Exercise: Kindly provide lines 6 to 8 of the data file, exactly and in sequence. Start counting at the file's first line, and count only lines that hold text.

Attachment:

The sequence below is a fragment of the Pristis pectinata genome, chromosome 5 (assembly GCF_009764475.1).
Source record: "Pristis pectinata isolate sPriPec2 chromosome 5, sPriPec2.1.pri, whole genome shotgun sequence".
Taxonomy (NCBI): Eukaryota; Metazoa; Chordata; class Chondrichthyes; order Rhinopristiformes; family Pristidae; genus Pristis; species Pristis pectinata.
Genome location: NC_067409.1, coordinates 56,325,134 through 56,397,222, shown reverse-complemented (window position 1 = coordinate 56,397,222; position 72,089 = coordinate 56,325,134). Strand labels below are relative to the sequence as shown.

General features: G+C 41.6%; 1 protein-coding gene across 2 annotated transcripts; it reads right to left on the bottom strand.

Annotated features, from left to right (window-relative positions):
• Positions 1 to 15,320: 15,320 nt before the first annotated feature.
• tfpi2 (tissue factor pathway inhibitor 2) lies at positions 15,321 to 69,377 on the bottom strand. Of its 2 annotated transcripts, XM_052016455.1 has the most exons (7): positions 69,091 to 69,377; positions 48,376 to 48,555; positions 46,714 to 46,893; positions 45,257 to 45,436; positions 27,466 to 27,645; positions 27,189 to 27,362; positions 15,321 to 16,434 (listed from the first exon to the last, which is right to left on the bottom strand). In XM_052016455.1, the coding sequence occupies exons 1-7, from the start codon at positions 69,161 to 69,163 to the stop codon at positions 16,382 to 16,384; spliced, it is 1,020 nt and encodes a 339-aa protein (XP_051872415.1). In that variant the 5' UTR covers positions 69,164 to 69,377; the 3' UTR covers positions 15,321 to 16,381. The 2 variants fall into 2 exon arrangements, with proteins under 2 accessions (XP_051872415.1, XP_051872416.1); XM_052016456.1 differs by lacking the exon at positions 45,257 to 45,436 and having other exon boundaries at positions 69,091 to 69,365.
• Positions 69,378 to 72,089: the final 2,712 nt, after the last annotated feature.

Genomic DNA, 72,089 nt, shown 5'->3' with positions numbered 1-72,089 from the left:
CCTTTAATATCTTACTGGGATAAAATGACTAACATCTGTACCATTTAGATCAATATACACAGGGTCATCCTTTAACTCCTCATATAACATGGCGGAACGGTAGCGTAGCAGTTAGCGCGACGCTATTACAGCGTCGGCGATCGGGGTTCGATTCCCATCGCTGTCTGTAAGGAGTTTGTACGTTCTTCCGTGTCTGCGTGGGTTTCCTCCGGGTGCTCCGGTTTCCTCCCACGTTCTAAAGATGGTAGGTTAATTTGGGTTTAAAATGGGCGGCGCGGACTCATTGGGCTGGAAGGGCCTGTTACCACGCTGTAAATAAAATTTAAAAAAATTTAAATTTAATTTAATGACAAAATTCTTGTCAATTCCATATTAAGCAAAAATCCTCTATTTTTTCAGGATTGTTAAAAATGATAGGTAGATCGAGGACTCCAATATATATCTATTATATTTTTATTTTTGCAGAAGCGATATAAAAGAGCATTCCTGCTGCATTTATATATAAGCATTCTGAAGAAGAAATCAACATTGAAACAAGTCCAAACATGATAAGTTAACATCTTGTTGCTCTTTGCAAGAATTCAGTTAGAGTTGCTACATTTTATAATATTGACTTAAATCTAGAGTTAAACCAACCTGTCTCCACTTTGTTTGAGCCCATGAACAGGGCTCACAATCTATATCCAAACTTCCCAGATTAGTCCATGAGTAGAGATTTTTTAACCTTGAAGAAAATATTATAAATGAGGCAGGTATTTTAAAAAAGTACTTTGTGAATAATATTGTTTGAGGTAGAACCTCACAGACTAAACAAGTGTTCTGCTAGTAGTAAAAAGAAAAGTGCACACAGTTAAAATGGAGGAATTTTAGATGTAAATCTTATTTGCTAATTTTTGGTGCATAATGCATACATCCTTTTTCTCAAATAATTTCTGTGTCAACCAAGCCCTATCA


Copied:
Annotated features, from left to right (window-relative positions):
• Positions 1 to 15,320: 15,320 nt before the first annotated feature.
• tfpi2 (tissue factor pathway inhibitor 2) lies at positions 15,321 to 69,377 on the bottom strand. Of its 2 annotated transcripts, XM_052016455.1 has the most exons (7): positions 69,091 to 69,377; positions 48,376 to 48,555; positions 46,714 to 46,893; positions 45,257 to 45,436; positions 27,466 to 27,645; positions 27,189 to 27,362; positions 15,321 to 16,434 (listed from the first exon to the last, which is right to left on the bottom strand). In XM_052016455.1, the coding sequence occupies exons 1-7, from the start codon at positions 69,161 to 69,163 to the stop codon at positions 16,382 to 16,384; spliced, it is 1,020 nt and encodes a 339-aa protein (XP_051872415.1). In that variant the 5' UTR covers positions 69,164 to 69,377; the 3' UTR covers positions 15,321 to 16,381. The 2 variants fall into 2 exon arrangements, with proteins under 2 accessions (XP_051872415.1, XP_051872416.1); XM_052016456.1 differs by lacking the exon at positions 45,257 to 45,436 and having other exon boundaries at positions 69,091 to 69,365.